I could take the easy way out and install Marquise Brown as an “evergreen” fade in this weekly series, but instead, I’ll just use my platform here in Week 1 to send a gentle reminder that he has no business being in your flex this week (or most other weeks) until proven otherwise. The cat got out of the bag on Wednesday that the Cardinals would likely be starting Josh Dobbs at quarterback in Week 1 (much to the dismay of HC Jonathan Gannon, who appeared ready to guard the secret with his life).
Dobbs, for the record, has thrown a total of 85 passes in the NFL, resulting in 456 passing yards, two TDs and three INTs.
It feels a little like whichever quarterback Gannon decided to start was being thrown to the wolves, putting them in line to start against the Washington Commanders. This Commanders' crew enters 2023 as one of the NFL’s most underrated defenses. With a healthy Chase Young, Montez Sweat and Jonathan Allen forcing pressure up front, this will likely force some mistakes from Dobbs, who’s got an accurate throw rate of just 54.2%, per PFF.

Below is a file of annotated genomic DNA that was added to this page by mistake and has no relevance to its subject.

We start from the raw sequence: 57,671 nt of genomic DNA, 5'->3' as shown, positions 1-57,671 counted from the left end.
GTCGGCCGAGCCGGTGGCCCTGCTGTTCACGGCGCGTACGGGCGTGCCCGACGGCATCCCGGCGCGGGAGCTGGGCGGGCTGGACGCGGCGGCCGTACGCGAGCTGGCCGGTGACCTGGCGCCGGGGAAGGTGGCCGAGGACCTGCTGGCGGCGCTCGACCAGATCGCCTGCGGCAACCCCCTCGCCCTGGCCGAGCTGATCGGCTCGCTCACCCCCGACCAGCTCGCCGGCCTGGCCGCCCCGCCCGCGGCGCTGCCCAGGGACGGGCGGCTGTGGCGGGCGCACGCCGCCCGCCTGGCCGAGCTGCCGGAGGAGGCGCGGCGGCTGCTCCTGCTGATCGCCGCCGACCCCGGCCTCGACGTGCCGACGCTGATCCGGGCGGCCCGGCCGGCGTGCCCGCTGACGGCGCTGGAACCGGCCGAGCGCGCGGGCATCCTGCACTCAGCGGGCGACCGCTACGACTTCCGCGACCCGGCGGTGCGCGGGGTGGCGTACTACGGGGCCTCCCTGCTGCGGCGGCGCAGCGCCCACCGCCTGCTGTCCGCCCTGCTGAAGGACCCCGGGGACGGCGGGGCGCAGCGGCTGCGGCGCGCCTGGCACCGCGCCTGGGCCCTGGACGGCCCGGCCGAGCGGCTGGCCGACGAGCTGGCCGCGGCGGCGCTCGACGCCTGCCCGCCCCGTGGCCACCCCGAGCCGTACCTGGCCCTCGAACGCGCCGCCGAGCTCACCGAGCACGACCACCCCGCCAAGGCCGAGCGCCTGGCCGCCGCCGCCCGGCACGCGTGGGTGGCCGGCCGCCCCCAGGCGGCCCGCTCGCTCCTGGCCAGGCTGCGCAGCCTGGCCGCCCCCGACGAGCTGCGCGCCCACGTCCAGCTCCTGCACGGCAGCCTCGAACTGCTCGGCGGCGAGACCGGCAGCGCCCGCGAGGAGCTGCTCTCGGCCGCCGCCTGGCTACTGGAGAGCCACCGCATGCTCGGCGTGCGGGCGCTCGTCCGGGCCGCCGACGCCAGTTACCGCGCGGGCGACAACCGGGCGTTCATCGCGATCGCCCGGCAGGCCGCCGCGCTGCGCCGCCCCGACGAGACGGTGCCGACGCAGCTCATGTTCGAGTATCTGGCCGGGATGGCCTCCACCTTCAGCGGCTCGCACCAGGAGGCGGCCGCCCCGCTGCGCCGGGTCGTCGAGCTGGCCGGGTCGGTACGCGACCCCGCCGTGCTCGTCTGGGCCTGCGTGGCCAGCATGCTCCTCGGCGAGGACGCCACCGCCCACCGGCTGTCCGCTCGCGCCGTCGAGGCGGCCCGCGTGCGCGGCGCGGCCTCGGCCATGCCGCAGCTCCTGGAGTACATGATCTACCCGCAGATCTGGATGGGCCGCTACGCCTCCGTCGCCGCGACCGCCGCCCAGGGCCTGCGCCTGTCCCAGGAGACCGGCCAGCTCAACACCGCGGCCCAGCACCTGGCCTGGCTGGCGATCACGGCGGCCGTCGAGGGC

In the four games following Kyler Murray’s torn ACL last season, Brown totaled just 14 receptions for 144 receiving yards and zero touchdowns, averaging a disappointing 5.38 fantasy points per game in half-PPR scoring formats. Across those four weeks, the Cardinals ranked 27th in both points and offensive yards per game in addition to leading the league with 10 giveaways.
Gabe Davis, WR, Buffalo Bills — BUST
If you’re looking for a flex play in Week 1, you won’t likely find the answer anywhere on the Bills depth chart. That’s not to say that Gabe Davis might not actually be a little underrated overall heading into this season, either. After all, he’s coming off a career-best 48 receptions for 836 receiving yards, with six or more touchdowns in each of his three NFL seasons so far. There’s a lot to like here!
Just … maybe not in Week 1 against the New York Jets. Sorry, #BillsMafia.